Only six days after the bridge opened, a woman tripped and descended down the wooden stairs on the Manhattan side of the bridge. As the story goes, her fall caused another woman to scream and those nearby rushed towards the scene. The commotion sparked a chain reaction of confusion. More people mobbed the narrow staircase, and a rumor that the bridge would collapse began in the crowd. With thousands of people on the promenade, a stampede caused the deaths of at least twelve people.

8. But a parade of elephants quelled any doubts

When the Brooklyn Bridge was gearing up for its opening day, P.T. Barnum made a proposal to walk his troupe of elephants across it–but authorities turned him down. After the stampede, however, there remained doubts if the bridge was indeed stable. So in 1884, P. T. Barnum was asked to help squelch those lingering concerns, and he got the opportunity to promote his circus. His parade of bridge-crossing elephants included Jumbo, Barnum’s prized giant African elephant.

As the New York Times reported at the time, “At 9:30 o’clock 21 elephants, 7 camels, and 10 dromedaries issued from the ferry at the foot of Courtlandt-Street… The other elephants shuffled along, raising their trunks and snorting as every train went by. Old Jumbo brought up the rear.” The paper of record also noted that “To people who looked up from the river at the big arch of electric lights it seemed as if Noah’s Ark were emptying itself over on Long Island.”

With this incredible shot from on top of the Brooklyn Bridge, you can see parts of the 1933 skyline. View in 1933, © NYC Municipal Archives

9. This bridge inspired the saying “I’ve got a bridge to sell you,” because people were actually trying to sell the Brooklyn Bridge

Con artist George C. Parker is supposedly the man who came up with the idea of “selling” the Brooklyn Bridge to unsuspecting visitors after it opened. His scam actually worked, as it is said he sold the bridge twice a week for two years. Reports say he targeted gullible tourists and immigrants. (He didn’t just put a price tag on the bridge, he also “sold” off Grant’s Tomb, the Statue of Liberty and the Metropolitan Museum of Art.) Parker’s success convinced other conmen to try their hand at selling the bridge, but none were as successful. The sensation, however, inspired the phrase “I’ve got a bridge to sell you.”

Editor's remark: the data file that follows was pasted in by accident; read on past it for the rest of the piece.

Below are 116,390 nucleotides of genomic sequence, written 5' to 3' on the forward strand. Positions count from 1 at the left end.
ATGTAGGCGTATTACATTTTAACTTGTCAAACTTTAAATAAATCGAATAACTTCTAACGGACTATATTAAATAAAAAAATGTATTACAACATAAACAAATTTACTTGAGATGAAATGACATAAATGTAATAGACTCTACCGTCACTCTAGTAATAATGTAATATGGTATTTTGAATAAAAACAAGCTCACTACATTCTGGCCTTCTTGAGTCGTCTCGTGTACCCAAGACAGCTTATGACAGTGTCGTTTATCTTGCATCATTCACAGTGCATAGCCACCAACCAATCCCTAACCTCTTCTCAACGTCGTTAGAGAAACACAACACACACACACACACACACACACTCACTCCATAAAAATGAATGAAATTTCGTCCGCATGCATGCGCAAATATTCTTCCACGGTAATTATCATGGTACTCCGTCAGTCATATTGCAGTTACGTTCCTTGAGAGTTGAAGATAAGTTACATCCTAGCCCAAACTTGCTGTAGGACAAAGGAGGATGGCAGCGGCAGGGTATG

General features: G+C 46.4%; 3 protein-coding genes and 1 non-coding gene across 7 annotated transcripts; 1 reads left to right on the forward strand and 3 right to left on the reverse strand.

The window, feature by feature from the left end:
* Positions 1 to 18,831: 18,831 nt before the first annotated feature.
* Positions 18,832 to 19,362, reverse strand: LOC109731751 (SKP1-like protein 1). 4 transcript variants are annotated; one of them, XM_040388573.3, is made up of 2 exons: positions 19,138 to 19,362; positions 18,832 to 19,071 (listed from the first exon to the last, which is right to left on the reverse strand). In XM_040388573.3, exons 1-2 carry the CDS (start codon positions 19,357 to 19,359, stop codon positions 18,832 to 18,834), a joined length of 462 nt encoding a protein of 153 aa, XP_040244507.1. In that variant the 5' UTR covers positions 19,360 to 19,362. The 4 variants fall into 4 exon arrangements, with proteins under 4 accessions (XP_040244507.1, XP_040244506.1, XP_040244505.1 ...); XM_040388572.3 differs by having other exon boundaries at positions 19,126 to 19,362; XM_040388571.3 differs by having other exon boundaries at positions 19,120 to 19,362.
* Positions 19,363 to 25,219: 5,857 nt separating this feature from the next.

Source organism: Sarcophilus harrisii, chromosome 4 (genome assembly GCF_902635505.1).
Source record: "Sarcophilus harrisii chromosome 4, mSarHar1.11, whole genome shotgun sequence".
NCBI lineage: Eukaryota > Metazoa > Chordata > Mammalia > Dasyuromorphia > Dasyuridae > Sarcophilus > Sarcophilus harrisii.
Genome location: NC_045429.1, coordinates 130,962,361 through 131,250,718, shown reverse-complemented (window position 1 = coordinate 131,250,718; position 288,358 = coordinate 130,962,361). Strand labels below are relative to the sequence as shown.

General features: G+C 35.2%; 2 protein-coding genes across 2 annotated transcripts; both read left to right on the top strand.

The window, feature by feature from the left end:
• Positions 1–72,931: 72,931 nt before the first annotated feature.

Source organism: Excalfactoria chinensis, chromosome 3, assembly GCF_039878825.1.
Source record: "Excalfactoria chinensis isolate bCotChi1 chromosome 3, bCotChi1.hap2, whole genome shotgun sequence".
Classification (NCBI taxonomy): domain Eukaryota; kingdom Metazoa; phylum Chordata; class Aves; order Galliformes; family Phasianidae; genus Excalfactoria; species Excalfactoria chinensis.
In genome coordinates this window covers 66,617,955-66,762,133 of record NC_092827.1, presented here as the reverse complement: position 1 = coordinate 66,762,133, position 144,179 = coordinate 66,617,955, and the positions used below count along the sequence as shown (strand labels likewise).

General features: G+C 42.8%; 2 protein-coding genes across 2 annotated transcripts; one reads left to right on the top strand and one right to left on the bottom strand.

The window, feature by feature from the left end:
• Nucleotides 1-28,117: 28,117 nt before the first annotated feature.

Parker did see consequences for his scamming: after being arrested for fraud a few times, he was sent to Sing Sing for life in 1928.


Inspectors from the New York and Brooklyn Corporation test the cables

10. Despite its strength, the bridge still moves

Even today, the Brooklyn Bridge rises about three inches if it’s extremely cold. It’s a result of the cables contracting and expanding in cold temperatures, which has happened ever since the bridge was complete.

But you’d be mistaken to think the cables don’t have super-human strength. Each cable is made of 19 separate strands, each of which has 278 separate wires. (There are over 14,000 miles of wire in the Brooklyn Bridge.) To install the cables, workers would splice wires together, then tie them to make the strands. A boat would come from Brooklyn and sail it across to the Manhattan side. Then, two winches on the outside of the towers would hold the strands in place as workers raised them to the top. This tedious process, often interrupted by weather, took two years to complete.